TOKYO, July 14 (Reuters) – A subcommittee of Japan’s Ministry of Labor on Wednesday recommended that the national average minimum wage be raised from around 3% to nearly $ 8.50 an hour this fiscal year, said a government official.
His recommendation follows repeated calls by Prime Minister Yoshihide Suga to raise the country’s minimum wage to 1,000 yen ($ 9.05), as policymakers seek to ensure households can increase consumption when the drag of the COVID-19 pandemic on the economy will fade. Read more
The influential sub-committee of the Central Minimum Wage Council of the Ministry of Health, Labor and Welfare proposed to increase the minimum wage from 28 yen to 930 yen ($ 8.42) from 902 yen during from fiscal year 2021 until March next year, a ministry official said.
Under Suga’s predecessor Shinzo Abe, the government increased the minimum wage by 3% for four years until the COVID-19 pandemic struck in 2020, when it remained largely stable. Read more
“It will be better if the minimum wage is increased to some extent, so this is a positive result,” said Taro Saito, executive researcher at the NLI Research Institute.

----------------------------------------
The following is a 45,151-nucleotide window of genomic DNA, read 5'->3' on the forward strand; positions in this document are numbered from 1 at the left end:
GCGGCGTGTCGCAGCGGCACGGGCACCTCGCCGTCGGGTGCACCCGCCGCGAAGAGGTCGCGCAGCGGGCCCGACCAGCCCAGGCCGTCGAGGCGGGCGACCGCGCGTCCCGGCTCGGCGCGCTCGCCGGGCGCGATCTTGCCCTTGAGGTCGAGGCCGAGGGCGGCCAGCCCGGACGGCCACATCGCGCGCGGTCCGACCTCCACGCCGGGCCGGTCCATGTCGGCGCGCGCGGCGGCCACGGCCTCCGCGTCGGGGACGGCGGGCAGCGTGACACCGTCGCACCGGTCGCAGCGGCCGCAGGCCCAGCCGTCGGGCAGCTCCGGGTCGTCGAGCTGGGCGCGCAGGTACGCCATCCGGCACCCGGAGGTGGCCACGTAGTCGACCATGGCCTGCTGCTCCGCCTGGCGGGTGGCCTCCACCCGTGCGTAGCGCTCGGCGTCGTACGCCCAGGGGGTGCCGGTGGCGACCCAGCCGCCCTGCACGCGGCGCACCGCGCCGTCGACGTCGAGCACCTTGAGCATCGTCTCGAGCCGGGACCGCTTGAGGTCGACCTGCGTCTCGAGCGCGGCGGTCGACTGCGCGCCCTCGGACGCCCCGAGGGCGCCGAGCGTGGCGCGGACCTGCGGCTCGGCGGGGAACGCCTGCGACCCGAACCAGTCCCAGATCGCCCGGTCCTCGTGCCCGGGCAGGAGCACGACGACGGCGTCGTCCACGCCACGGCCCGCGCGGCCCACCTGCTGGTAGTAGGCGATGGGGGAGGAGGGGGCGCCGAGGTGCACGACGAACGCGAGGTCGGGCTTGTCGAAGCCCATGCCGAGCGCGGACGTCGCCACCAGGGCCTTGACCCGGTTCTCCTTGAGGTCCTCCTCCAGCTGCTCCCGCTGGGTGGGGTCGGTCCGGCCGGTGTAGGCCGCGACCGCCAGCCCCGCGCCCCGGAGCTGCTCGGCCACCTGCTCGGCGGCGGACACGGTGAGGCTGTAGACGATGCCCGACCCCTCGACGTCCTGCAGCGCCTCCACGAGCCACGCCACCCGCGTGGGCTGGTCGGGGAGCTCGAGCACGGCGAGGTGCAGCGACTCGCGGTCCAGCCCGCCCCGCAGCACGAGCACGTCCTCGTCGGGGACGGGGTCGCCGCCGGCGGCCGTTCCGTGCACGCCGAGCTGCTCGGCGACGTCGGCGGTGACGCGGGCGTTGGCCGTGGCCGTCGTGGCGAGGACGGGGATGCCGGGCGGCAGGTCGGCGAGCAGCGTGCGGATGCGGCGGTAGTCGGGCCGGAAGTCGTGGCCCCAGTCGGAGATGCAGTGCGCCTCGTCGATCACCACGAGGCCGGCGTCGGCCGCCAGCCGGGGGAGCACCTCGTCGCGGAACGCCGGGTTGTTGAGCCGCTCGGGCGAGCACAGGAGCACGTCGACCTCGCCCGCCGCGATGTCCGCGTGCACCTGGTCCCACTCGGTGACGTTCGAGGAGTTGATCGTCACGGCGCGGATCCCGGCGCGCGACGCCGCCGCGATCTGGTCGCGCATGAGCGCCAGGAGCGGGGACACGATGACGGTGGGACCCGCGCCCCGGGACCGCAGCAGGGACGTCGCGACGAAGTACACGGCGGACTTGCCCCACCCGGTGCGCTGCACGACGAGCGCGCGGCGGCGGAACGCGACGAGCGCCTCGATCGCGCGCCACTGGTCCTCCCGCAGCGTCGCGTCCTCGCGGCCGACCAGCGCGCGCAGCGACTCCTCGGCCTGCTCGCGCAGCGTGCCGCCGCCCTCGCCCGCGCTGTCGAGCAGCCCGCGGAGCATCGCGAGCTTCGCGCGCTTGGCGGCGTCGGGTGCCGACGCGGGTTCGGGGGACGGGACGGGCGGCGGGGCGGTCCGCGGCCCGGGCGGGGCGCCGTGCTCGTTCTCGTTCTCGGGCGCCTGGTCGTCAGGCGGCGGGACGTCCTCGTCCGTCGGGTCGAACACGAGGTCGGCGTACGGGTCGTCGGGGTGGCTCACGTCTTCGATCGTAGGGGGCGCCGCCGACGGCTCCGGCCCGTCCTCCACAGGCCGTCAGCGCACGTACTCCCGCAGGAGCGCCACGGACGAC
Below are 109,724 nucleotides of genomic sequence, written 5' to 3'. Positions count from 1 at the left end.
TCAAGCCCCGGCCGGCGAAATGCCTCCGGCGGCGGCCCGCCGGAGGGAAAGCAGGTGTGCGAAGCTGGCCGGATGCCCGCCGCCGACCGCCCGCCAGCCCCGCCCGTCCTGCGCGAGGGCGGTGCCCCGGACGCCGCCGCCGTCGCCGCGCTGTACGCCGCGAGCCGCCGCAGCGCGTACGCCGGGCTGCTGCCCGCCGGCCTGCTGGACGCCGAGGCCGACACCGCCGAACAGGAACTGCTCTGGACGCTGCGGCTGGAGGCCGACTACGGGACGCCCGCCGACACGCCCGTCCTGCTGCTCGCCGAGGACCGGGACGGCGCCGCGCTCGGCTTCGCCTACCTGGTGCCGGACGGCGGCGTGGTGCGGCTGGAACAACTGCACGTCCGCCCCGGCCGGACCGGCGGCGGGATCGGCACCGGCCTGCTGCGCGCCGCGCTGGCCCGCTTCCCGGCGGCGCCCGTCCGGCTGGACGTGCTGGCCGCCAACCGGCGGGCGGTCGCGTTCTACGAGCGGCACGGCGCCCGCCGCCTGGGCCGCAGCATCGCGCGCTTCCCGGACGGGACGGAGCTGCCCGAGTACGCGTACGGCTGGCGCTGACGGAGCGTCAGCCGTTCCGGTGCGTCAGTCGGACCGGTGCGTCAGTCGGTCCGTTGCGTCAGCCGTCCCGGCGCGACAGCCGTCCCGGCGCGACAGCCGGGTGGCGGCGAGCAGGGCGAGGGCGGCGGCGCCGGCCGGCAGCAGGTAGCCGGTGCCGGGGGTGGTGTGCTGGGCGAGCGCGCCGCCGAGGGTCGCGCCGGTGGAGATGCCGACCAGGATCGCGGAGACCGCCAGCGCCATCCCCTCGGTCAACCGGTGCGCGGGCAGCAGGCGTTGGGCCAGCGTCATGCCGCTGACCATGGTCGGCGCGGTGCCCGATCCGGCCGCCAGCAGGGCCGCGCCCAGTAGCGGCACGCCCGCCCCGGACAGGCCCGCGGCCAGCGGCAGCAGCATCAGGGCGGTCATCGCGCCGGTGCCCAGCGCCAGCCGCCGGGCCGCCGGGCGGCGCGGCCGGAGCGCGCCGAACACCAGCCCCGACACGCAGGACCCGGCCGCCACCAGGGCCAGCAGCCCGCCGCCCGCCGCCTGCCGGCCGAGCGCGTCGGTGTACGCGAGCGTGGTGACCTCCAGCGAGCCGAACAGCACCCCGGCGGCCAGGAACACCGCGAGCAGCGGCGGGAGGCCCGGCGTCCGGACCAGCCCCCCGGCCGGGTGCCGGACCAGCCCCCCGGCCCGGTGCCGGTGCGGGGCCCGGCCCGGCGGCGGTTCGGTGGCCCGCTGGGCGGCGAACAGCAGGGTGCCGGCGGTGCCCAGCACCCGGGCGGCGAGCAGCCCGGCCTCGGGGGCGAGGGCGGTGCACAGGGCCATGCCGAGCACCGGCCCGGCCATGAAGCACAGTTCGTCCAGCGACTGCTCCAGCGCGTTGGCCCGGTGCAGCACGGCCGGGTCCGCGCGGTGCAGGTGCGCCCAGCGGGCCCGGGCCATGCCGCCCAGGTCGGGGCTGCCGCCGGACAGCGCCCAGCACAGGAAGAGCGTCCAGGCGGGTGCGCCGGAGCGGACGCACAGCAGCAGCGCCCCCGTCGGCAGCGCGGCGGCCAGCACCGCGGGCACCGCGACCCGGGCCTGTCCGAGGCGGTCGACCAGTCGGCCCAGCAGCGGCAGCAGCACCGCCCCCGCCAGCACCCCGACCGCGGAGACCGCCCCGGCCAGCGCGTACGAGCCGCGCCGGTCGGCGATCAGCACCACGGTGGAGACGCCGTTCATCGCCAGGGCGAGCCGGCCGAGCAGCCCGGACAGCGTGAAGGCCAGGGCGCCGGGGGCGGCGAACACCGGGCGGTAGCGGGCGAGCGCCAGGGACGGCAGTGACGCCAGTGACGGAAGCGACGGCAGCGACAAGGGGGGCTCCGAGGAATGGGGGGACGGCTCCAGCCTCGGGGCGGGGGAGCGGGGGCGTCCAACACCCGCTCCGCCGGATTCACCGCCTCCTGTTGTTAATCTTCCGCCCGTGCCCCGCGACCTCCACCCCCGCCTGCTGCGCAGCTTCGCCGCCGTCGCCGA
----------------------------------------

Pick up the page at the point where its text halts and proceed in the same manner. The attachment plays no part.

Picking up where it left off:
As policymakers count on wage hikes to support a national economic recovery, calls for a higher minimum wage come at a time when many small and medium-sized businesses are struggling to weather the pandemic.
Saito also added that it was unrealistic to expect the minimum wage to be raised to 1,000 yen at one time.
“Overall, the performance of companies is returning to what it was before the pandemic, so it is the right decision to bring the salary increases back to what they were in normal times,” he said. declared.
($ 1 = 110.4800 yen)
Reporting by Daniel Leussink; Editing by Jacqueline Wong
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